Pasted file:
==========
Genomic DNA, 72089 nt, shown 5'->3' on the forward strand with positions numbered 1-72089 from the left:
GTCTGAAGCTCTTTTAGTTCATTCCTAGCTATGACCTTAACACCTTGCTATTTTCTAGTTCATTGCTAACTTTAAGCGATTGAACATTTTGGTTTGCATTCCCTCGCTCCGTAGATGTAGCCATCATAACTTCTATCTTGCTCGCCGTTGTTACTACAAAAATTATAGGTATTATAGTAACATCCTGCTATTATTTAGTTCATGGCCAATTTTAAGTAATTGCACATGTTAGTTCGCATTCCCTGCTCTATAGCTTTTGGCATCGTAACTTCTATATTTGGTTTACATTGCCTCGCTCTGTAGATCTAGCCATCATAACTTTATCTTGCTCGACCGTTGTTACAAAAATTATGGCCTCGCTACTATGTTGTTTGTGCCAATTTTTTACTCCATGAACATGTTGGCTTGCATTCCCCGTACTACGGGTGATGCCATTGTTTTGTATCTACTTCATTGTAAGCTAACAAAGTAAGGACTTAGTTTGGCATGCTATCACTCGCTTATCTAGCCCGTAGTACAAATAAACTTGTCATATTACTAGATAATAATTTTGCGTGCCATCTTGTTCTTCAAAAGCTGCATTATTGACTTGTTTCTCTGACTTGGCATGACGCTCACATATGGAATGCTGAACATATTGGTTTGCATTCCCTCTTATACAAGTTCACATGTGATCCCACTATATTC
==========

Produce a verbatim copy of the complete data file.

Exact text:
Genomic DNA, 72089 nt, shown 5'->3' on the forward strand with positions numbered 1-72089 from the left:
GTCTGAAGCTCTTTTAGTTCATTCCTAGCTATGACCTTAACACCTTGCTATTTTCTAGTTCATTGCTAACTTTAAGCGATTGAACATTTTGGTTTGCATTCCCTCGCTCCGTAGATGTAGCCATCATAACTTCTATCTTGCTCGCCGTTGTTACTACAAAAATTATAGGTATTATAGTAACATCCTGCTATTATTTAGTTCATGGCCAATTTTAAGTAATTGCACATGTTAGTTCGCATTCCCTGCTCTATAGCTTTTGGCATCGTAACTTCTATATTTGGTTTACATTGCCTCGCTCTGTAGATCTAGCCATCATAACTTTATCTTGCTCGACCGTTGTTACAAAAATTATGGCCTCGCTACTATGTTGTTTGTGCCAATTTTTTACTCCATGAACATGTTGGCTTGCATTCCCCGTACTACGGGTGATGCCATTGTTTTGTATCTACTTCATTGTAAGCTAACAAAGTAAGGACTTAGTTTGGCATGCTATCACTCGCTTATCTAGCCCGTAGTACAAATAAACTTGTCATATTACTAGATAATAATTTTGCGTGCCATCTTGTTCTTCAAAAGCTGCATTATTGACTTGTTTCTCTGACTTGGCATGACGCTCACATATGGAATGCTGAACATATTGGTTTGCATTCCCTCTTATACAAGTTCACATGTGATCCCACTATATTC